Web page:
Is it Ok to Buy a Second-Hand Bike for Touring?

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You’ve sort of got to hand it to motorcycle manufacturers.

Most of us are on social media these days. Personally, it’s not something I’ve ever really liked. I take it with a pinch of salt, but that doesn’t stop me from getting occasionally dragged into the idealism it shows me.

Motorcycle manufacturers show you what’s possible. They open you up to adventures that could be. And that’s great.

But there’s also an underlying inference that those adventures and idealisms are only really possible if you buy their latest offering.

Now, I know you’re a perfectly rational human being. As I am. But that doesn’t stop us from falling into the trap of believing that we need to buy what we see in the pictures to become that rider.

That’s why Instagram has those posts that give you clickable links to the gear in the images. It provides us with a direct opportunity to buy the gear so we can become that rider with a single tap of the screen.

And whilst I think the marketing tactics employed by motorcycle manufacturers are clever, they also leave a bitter taste in my mouth.

Because you do NOT need their latest offering to enjoy the adventures they’re using to tempt you.

motorcycles in mountains - second-hand bike for touring
Image: Louis Moto


As far as I’m aware, there isn’t a single environment on the planet that is only accessible by a BMW GS. Or an Africa Twin.

Nor is there a single road that can only be ridden by a Ducati. Or a Triumph. Or a Harley-Davidson.

And whilst these notions of exclusivity are powerful when directed at individuals who have the time, money, and experience to be able to partake, it alienates those who don’t have those things.

Buying A Second-Hand Bike for Touring: The World Is Expensive

To make it worse, the world is expensive. We’re living beyond our means, and corporate behemoths across the globe are getting greedier by the day.

Here in the UK, the Great British pound is falling in value. Inflation is increasing, and the price of commodities (and worse still, necessities) is going up.

Financially, most of us are in a bit of a pickle. But that doesn’t stop us from wanting to enjoy the occasional adventure on our bikes. And so it shouldn’t!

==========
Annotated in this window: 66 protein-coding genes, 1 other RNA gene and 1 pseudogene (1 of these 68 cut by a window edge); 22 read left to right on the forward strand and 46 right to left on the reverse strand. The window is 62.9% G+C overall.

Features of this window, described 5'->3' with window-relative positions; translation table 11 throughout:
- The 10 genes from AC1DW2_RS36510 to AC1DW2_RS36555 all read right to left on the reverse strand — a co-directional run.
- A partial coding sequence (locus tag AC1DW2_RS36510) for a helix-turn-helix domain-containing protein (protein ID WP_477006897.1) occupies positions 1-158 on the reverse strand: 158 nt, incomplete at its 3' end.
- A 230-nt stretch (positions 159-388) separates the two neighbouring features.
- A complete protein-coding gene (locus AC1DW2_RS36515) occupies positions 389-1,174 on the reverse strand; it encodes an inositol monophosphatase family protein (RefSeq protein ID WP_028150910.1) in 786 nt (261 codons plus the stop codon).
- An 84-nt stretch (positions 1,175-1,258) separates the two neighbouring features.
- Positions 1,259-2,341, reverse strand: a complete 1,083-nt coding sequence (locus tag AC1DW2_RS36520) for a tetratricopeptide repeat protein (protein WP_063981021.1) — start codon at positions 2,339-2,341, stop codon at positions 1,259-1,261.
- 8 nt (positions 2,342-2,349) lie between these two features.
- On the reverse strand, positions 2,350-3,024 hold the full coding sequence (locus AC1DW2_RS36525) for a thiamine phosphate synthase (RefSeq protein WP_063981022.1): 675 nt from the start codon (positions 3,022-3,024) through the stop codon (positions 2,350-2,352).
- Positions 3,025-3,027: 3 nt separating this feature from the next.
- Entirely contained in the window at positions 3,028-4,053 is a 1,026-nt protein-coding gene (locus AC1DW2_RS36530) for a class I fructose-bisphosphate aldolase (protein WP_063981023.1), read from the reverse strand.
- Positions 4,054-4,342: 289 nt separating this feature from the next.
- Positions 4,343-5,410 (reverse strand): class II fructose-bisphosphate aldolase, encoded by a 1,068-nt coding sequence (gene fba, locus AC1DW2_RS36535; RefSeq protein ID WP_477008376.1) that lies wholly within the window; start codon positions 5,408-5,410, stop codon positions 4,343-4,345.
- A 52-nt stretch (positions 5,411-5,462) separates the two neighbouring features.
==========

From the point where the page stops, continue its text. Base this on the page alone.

So rather than putting ourselves in more debt by splashing out on a £20,000 adventure bike (that we likely don’t need), what if we buy a second-hand bike for touring instead?

Would that work?

Well, it might just be the best thing you ever do.

royal enfield motorcycle
Image: Vander Films

Related: New vs Used Motorcycles: Does Half The Price Mean Half The Bike?

Important Factors When You Buy A Second-Hand Bike For Touring

The hardest thing about this post is that I can’t speak for everybody. What might be a priority for you when you buy a bike may not be a priority for someone else.

And what they might deem important you may brush off as non-essential.

But three things that seem to be significant for everyone are:

  • Price
  • Mileage
  • Year

So whilst I appreciate that many other factors may influence your decision when buying a motorbike, these are the umbrella terms that my rationale falls into.

rider on country road - second-hand bike for touring
Image: Guduru Ajay Bhargav

The Biggest Positive Of Buying A Used Bike

Okay, so let’s put aside the technical aspects for now and look at the best reason to buy a used bike.

The price.

Used bikes are cheaper. Of course, buying a bike that’s 12 months old will be a lot more expensive than buying a bike that’s 12 years old.

And the savings you make will increase or decrease the more you go up (or down) the scale. But why is this important?

Well, because your tour will likely cost a small fortune, in and of itself.

kawasaki at nusfjord norway

Buying A Second-Hand Bike for Touring: Bike Costs vs Touring Costs

Let me give you an example.

Two of us have just returned from a month-long trip to the Arctic Circle. And it cost us somewhere in the region of £6,000.


When put in this position, most people imagine the £12,000-£20,000 they need for a new bike, and then add the £6,000 price tag of their tour on top.

And that’s not to mention adventure suits, boots, luggage, sat nav, and everything else you need to tour.

As you’d expect, most people soil their pants and instantly begin to make compromises.

Usually, the tour gets abandoned, and the money goes on the bike instead. And that’s fine.